Carmona, the bright star of Europe

I’ve been to Carmona once. It was for a weekend in October 2014, almost 3 years ago. Luckily I wrote in a notebook lot of quotes about my experience so now I can write this post. We decided to visit it because it is very close to where I live, only 30 minutes driving from home, and I thought it could be a good destiny for a short break. Its emblem is “Carmona, the bright star of Europe” because it is one of the oldest towns in the continent.

We stayed in Alcazar de la Reina Hotel, which is a perfect option. It is a 4 stars hotel but not expensive and even more it is a historical building: It was the Alcazar of Cordoba Gates and the most beautiful area is the typical Andalusian patio in the center.

In Carmona there are many things to see and the guided tours offered in the tourist office are very helpful. They are completely free except for the entrance fees to the different monuments. It is necessary to book them in advance via their website. If you prefer to go on your own, they also uploaded a very complete tourist guide in pdf.

We did the basic tour the first morning. We started in Puerta Sevilla. This is a defensive gate and fortress from the 14th century, but it also conserves the gate from Roman period. We could climb it to take some pictures of the views.

In the guided tour you can decide whether to visit the inside of the monuments or not and I remember there were a few churches in the way, for example San Bartolome, that we didn’t visit because we don’t like churches so much and I thought visiting one was enough. Anyway, Santa María church, built on the site of the old main Mosque, is not included, so we could only took pictures from outside. Apart from that, it was very nice to see the convent of Santa Clara and smell the delicious aroma of their sweets while they were cooking.

The second day we did one more guided tour, this time in an electric bus whose driver is also the guide. There is no website of this company, but in Carmona you will see him driving around all the time. The day before I listened to him in English explaining the historical fights of the farm laborers against land owners and he touched my heart because he focused in the surviving and starvation of local people.

I don’t regret having paid for this tour at all. We started at the Alcazar of the king Peter the First, that nowadays is a Parador Hotel. This king was also called the Cruel or the Just. Our guide said he preferred to say the Just because he was a king who supported the peasants, while the nickname of “the Just” was given by the rest of the aristocratic families that wanted to conquer the throne. Actually, Peter the First was killed by his bastard brother Enrique de Trastamara, a member of the powerful family Guzman.

Close to El Parador is Santiago church, built during the kingdom of Peter the First, and Puerta de Córdoba. He took us till there to make us see the only bridge from the Roman period in the province of Seville. It is very small, but it is a part of the famous Via Augusta that connected the old Betica (Andalusia) directly with Rome. Once there he also explained us the importance of the river Guadalquivir and its meadow, because still nowadays the most important industry in Carmona, and in Andalusia in general, is the agriculture.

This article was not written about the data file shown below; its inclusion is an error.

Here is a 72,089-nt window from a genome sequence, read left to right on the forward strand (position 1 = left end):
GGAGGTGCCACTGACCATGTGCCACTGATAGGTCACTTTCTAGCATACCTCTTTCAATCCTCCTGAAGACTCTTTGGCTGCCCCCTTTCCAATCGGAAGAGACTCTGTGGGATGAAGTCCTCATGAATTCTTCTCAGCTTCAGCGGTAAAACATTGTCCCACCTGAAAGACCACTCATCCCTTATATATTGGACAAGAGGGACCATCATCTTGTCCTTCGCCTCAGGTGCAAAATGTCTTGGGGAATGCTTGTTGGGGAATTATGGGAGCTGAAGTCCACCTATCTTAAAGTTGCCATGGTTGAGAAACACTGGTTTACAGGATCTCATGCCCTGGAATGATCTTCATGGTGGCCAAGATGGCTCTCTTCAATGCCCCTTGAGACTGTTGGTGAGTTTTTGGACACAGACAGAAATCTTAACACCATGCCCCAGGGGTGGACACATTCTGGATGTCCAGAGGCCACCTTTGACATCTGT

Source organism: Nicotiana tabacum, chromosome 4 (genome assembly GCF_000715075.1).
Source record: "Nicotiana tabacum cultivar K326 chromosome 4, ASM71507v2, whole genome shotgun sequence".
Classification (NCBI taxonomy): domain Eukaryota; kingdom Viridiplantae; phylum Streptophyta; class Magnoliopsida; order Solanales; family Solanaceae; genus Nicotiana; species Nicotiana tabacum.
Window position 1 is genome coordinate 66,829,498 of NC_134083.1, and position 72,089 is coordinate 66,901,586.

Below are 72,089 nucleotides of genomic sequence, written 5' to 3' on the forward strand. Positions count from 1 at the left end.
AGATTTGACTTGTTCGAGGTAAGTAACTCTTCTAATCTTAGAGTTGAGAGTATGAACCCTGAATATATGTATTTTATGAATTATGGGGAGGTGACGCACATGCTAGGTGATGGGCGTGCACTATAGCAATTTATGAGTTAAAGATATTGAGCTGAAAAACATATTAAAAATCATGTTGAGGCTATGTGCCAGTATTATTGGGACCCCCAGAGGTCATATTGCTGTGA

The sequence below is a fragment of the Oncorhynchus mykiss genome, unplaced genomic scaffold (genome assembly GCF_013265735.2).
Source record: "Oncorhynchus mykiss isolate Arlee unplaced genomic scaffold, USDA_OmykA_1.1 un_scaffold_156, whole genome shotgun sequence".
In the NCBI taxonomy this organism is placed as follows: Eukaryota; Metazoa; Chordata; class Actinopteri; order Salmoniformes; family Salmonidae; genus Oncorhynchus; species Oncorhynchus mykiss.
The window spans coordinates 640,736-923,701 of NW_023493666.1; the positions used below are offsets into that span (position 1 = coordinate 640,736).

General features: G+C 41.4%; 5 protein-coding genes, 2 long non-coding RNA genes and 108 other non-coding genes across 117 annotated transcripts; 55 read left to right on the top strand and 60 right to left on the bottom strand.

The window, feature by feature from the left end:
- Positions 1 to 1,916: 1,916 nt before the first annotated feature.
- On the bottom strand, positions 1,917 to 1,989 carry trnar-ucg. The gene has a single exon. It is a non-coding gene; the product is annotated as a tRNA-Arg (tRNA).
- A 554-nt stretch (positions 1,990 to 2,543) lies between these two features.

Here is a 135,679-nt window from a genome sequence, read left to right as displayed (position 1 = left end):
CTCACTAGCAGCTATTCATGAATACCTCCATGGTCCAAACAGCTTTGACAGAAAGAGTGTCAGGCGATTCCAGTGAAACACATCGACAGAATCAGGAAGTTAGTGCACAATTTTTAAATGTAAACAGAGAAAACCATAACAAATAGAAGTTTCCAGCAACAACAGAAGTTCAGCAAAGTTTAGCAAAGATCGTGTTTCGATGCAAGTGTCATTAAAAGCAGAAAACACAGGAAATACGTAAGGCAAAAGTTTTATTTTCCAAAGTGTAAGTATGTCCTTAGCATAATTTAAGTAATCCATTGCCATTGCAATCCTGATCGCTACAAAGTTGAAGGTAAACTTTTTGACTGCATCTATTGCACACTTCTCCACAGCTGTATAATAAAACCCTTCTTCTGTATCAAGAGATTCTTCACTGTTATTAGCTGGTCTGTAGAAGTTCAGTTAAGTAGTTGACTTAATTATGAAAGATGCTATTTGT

What I liked most about this tour was the visit to the neighborhood of San Felipe, where like many other neighborhoods in Andalusia it bears the name of the main church. San Felipe church was probably a Mosque too. The neighborhood has what we call “casas palacio”. These palaces were the houses of noble families and high bourgeois. But there were also very narrow streets typical in neighborhoods for working class people, and I still don’t know how he could drive the electric bus around there. I enjoyed so much this beautiful neighborhood and the explanations of the guide that we did not take any pictures of this area!

The big surprise was when he stopped the bus to make us visit the house of one of his neighbors! She was an old lady who opened the doors of her house to show us the typical structure of a casa patio: a courtyard in the entrance full of plants and flowers to have a fresh air in the summer, and the rooms organized around the central patio with a fountain. It was like being at my grandmother’s house. Again, it was so nice that we didn’t take pictures. Finally, we made a similar itinerary to the one we did the day before in the walking tour and we finished in San Fernando square, the main square in town. I made sure my guide knew this electric bus tour was the best experience in our trip to Carmona.

In the afternoons, we went on our own to closer ares to our hotel like San Blas neighborhood, the old Jewish quarter, which is a peaceful place to walk. An important thing we missed was the Necropolis, but as I said in previous posts my husband and I are very slow travelers and we can do a day trip to Carmona any time we want. Something that I will do for sure.

The slowest travelers

Places to eat:

El Tabanco: We also enjoyed the restaurant of our hotel and we ate there sometimes. They offer very good tapas in a very relax atmosphere, probably that is the reason why locals like this restaurant too.

Bar Goya: This is more popular among locals and five minutes after we arrived the bar was overcrowded. The waiter was very nice and gentleman and he asked as for forgiveness because of the time we were waiting for our food. They also invited us to a dessert. It is located on the ground floor of a building from 15th century whose façade is decorated with splendid mudejar style.

El Molino de la Romera, an old mill from the Al-Andalus time. Rural decoration and familiar atmosphere. This is where we tried the famous local dish alboronía, cooked with vegetables and tomato soup.

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